6. âSlumland storytelling’ was hugely popular – and the London public loved stories of fallen women and feral children.
For the first half of the 19th century, most ârespectable’ Londoners were happy to remain ignorant about the poverty and despair they were living alongside. But then, from around the 1840s onward, a new phenomenon emerged. In the words of the historian Alan Maybe, âslumland storytelling’ became big business. Prominent writers and journalists would venture into the city’s slums. Their reports, rich in descriptions of feral children, fallen women and violent drunk men, were a hit with readers. The more salacious, the better such stories sold, so writers would regularly exaggerate their reports, playing on the prejudices of their readers.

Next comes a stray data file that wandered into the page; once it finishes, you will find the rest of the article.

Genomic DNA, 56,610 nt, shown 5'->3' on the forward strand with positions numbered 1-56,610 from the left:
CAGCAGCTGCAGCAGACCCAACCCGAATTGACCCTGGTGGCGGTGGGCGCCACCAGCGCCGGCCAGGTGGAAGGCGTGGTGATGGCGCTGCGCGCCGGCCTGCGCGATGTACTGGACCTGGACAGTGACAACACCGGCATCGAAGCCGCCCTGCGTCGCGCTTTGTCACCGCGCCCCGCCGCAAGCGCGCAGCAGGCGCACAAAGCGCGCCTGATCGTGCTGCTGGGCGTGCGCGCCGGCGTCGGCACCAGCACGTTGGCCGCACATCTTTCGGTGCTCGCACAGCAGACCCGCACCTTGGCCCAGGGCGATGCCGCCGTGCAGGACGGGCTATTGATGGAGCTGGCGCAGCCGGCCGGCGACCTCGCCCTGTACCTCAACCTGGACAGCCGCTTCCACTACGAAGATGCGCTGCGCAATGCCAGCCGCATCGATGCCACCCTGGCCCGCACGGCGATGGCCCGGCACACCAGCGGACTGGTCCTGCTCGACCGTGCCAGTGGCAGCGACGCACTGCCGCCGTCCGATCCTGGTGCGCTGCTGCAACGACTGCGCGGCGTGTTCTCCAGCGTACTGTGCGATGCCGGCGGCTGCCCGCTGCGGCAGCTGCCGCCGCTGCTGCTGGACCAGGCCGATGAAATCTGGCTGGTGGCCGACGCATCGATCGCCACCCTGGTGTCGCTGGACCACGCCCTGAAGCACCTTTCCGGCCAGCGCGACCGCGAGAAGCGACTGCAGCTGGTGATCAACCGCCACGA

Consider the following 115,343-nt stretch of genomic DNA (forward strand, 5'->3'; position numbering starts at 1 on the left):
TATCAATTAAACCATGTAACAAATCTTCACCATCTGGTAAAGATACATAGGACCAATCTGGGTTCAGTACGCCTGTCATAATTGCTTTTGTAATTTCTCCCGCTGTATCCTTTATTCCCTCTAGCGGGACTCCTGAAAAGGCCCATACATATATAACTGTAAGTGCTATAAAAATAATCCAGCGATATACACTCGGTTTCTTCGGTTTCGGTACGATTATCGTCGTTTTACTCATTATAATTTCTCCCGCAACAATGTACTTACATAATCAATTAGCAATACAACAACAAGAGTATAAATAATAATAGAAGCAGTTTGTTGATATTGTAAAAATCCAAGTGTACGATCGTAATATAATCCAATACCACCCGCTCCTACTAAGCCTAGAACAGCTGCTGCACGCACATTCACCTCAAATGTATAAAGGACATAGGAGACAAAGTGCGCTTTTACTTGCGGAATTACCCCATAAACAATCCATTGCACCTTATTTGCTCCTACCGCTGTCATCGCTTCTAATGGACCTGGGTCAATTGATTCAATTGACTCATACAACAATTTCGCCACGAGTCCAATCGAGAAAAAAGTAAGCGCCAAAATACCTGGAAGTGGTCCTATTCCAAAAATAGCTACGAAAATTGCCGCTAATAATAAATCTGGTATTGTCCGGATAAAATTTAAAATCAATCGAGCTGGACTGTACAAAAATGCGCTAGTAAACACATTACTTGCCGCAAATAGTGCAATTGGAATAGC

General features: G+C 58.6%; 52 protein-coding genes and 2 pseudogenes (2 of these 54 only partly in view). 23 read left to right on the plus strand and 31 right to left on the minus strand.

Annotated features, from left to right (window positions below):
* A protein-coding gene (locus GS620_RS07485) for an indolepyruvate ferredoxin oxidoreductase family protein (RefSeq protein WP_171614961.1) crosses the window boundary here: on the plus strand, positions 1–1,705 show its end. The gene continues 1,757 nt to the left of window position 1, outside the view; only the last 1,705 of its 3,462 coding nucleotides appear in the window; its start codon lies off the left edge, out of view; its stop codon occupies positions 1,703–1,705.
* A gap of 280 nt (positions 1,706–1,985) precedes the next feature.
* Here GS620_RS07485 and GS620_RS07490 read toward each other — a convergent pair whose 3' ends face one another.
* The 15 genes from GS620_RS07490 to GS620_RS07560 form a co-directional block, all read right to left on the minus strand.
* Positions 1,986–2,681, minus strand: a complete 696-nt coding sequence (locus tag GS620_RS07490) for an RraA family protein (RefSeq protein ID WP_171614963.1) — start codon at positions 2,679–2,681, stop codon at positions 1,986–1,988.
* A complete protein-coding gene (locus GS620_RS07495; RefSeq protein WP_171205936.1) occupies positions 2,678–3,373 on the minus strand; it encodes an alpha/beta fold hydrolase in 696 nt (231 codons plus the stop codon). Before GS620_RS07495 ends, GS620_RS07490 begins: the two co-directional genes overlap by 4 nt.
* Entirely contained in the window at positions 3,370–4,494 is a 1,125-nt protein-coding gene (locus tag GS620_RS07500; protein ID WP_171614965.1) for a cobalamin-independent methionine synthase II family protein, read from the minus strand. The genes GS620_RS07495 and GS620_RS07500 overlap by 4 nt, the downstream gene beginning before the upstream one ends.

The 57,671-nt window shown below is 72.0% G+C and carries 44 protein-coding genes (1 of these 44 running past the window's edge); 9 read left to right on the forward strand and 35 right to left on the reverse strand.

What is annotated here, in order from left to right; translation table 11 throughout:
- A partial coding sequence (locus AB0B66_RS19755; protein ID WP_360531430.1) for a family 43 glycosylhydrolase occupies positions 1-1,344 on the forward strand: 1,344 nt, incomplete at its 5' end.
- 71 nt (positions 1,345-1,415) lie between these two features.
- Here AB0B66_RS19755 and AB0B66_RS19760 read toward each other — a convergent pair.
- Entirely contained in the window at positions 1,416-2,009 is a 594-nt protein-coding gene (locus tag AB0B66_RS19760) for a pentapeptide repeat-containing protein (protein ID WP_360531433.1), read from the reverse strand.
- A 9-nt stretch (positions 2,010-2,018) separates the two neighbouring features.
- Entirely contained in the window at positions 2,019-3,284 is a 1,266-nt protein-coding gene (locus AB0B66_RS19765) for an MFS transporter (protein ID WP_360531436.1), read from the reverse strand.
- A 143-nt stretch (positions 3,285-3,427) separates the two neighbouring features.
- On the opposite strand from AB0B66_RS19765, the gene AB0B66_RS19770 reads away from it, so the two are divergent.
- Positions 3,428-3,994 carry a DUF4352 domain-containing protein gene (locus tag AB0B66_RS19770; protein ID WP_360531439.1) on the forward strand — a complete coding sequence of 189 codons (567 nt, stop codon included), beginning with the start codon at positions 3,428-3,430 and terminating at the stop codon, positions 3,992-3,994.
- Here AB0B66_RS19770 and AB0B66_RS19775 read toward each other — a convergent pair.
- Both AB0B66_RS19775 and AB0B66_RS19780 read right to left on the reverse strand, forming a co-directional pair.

It wasn’t just tabloid newspaper journalists who cashed in on this public thirst for slumland storytelling. The prominent author Jack London wrote about the miserable lives of the poorest Londoners, as did George Sims, Arthur Morrison and Jacob Riis. However, the biggest demand was for true crime stories from the slums, especially the sexual murders of young women. The Illustrated London News led the way in providing the public with pictures to go with the graphic reports. Inevitably, the lines between fact and fiction became blurred, and this wasn’t just confined to London either – Liverpool, Manchester and Cardiff all had slums, and slumland storytelling boomed here too.